I've seen some of it on and may just read the series.


message 32: by Kathy (new)

Kathy Miller (httpwwwgoodreadscomklmiller) | 46 comments Red Rising Love the entire series. Currently reading Beacon 23: The Complete Novel I love so loved Wool Omnibus Howey is an amazing writer.


message 33: by Simon (new)

Simon Hedge | 29 comments Halfway through Path into the Unknown: The Best of Soviet SF, Judith Merril's 1966 anthology. I've only really liked one story so far, but they have all at least been interesting.


message 34: by Classic SF Fan (new)

Classic SF Fan Finished Andre Norton's Uncharted Stars.This is the sequel to The Zero Stones where Murdoc Jern attempted to find out why his father had been murdered,and tangled with the Guild and the Patrol who blacklist him from trading as a gem appraiser. Jern is linked telepathically to Eet, a strange mutant creature born from the ship's cat.In this engaging tale Jern and Eet continue to search for more of the Zero Stones,which have strange powers,while struggling to scrape a living. Finally Jern scrapes together enough to hire a disreputable and unreliable pilot for their ship,and after perilous contact with space pirates,he will finally reach the source of the stones,and solve the mystery of Eet's origins. Pleasant enough,but the ending was very rushed,too many developments packed into less than half a dozen pages,though there are some rather odd surprises there. All in all typical of Norton's engaging juvenile novels,with enough interesting world building and quirky relationships to keep the attention of adults. A fun read.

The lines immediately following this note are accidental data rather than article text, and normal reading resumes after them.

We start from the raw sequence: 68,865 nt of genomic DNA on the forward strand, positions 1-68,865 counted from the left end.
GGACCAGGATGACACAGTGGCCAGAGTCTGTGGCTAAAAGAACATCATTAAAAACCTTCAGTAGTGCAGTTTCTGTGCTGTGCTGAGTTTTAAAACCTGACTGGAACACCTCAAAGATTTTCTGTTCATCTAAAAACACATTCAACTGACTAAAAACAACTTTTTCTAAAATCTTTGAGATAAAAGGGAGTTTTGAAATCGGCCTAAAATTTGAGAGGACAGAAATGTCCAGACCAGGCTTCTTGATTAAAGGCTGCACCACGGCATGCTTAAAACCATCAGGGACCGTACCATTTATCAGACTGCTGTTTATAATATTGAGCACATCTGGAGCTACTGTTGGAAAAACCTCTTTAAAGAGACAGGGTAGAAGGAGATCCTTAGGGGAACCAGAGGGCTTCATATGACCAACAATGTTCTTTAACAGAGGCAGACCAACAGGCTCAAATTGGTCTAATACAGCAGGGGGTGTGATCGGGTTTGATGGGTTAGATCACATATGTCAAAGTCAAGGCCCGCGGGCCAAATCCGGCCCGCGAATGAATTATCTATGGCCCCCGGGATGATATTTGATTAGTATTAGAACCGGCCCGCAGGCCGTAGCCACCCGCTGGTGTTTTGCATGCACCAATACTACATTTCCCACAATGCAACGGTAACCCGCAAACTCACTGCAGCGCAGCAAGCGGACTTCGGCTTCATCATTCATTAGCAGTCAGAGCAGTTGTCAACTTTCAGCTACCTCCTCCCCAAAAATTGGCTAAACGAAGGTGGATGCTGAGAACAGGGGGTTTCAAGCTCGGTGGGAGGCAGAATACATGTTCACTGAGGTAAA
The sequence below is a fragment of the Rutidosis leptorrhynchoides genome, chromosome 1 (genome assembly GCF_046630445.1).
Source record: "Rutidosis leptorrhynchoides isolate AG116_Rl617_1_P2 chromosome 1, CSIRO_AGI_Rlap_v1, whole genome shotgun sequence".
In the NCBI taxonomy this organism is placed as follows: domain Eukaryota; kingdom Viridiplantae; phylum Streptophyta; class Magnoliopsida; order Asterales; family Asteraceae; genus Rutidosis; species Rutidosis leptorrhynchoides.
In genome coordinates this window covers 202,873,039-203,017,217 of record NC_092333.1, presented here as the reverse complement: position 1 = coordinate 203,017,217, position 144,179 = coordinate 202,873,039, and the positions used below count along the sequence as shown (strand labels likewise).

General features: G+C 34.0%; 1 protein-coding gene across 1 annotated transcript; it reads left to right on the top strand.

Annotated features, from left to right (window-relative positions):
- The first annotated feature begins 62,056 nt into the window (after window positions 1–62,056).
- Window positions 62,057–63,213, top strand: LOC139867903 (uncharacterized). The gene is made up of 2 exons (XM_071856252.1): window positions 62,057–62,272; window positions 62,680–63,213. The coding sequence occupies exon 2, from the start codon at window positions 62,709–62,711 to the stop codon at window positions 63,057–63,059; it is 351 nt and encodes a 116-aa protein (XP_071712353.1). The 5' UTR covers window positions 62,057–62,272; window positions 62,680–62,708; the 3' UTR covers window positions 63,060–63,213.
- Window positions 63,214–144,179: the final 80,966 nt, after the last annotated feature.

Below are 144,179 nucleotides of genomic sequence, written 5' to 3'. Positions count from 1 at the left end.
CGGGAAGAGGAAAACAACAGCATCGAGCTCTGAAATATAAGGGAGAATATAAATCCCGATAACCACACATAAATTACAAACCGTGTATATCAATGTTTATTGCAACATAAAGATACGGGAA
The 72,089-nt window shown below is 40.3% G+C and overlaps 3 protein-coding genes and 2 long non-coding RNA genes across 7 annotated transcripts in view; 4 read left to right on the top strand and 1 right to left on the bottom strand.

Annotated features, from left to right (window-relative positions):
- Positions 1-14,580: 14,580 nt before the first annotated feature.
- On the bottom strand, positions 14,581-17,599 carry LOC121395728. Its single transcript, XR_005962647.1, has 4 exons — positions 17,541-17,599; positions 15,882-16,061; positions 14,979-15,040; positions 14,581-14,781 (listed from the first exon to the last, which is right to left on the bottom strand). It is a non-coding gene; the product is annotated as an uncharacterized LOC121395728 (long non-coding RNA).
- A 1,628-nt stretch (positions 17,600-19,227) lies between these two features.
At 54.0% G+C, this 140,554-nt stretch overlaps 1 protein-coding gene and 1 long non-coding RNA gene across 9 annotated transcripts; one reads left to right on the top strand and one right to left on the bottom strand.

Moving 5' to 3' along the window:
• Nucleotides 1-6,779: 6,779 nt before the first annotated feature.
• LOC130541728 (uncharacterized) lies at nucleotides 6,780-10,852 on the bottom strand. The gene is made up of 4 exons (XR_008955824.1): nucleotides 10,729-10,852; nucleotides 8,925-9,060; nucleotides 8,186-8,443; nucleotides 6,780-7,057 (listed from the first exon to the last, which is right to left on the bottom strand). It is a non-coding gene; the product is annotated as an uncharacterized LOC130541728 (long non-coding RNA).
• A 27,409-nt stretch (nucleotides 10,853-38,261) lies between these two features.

message 35: by Catherine (new)

Catherine (catjackson) I'm listening to Titus Groan right now and didn't expect the satire and completely baroque writing style. It seems as though most of the writing is descriptive and not just succinctly descriptive but full of curlicues and flourishes and diversions and deep, dark rivulets. I am, though, beginning to wonder where the plot goes. I am having fun with it and find myself laughing out loud at times.


RJ - Slayer of Trolls (hawk5391yahoocom) I finished Zero History by William Gibson. It was terrible. Gibson has really polished his prose over the last 30 years or so although to his detriment he favors long run-on sentences. Also he seems obsessed with lavish descriptions of hotel furnishings. He still hasn't figured out how to tell a decent story (I've read his best book Neuromancer at least three times but I'll be darned if I could tell you what it's about) and his endings are getting worse not better. My suggestion for improving his more recent work: "needs more ninjas" (which would actually improve most books, now that I think about it). I'll leave it at that.